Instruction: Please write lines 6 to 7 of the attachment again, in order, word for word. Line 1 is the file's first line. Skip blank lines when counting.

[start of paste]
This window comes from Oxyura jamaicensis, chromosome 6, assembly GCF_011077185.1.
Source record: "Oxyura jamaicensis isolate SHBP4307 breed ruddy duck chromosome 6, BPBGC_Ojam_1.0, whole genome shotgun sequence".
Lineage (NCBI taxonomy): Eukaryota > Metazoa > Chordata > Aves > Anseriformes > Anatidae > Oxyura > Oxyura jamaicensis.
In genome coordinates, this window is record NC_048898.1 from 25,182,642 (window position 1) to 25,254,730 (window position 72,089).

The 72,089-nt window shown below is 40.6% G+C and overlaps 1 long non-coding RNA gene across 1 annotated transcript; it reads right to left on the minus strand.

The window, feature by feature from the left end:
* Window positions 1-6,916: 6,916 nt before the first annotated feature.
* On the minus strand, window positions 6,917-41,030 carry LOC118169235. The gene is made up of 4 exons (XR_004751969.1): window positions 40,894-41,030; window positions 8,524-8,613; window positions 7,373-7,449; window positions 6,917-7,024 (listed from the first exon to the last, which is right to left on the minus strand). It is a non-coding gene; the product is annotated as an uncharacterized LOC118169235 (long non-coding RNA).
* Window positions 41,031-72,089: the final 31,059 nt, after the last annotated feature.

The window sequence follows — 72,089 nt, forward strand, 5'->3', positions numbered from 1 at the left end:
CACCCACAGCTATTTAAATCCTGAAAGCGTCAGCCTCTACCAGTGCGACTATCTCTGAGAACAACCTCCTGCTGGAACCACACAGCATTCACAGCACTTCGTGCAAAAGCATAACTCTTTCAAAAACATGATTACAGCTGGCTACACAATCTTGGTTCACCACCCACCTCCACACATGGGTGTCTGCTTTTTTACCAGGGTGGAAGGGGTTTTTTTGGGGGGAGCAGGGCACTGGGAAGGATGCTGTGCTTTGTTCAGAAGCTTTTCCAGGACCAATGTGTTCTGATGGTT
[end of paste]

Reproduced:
The window, feature by feature from the left end:
* Window positions 1-6,916: 6,916 nt before the first annotated feature.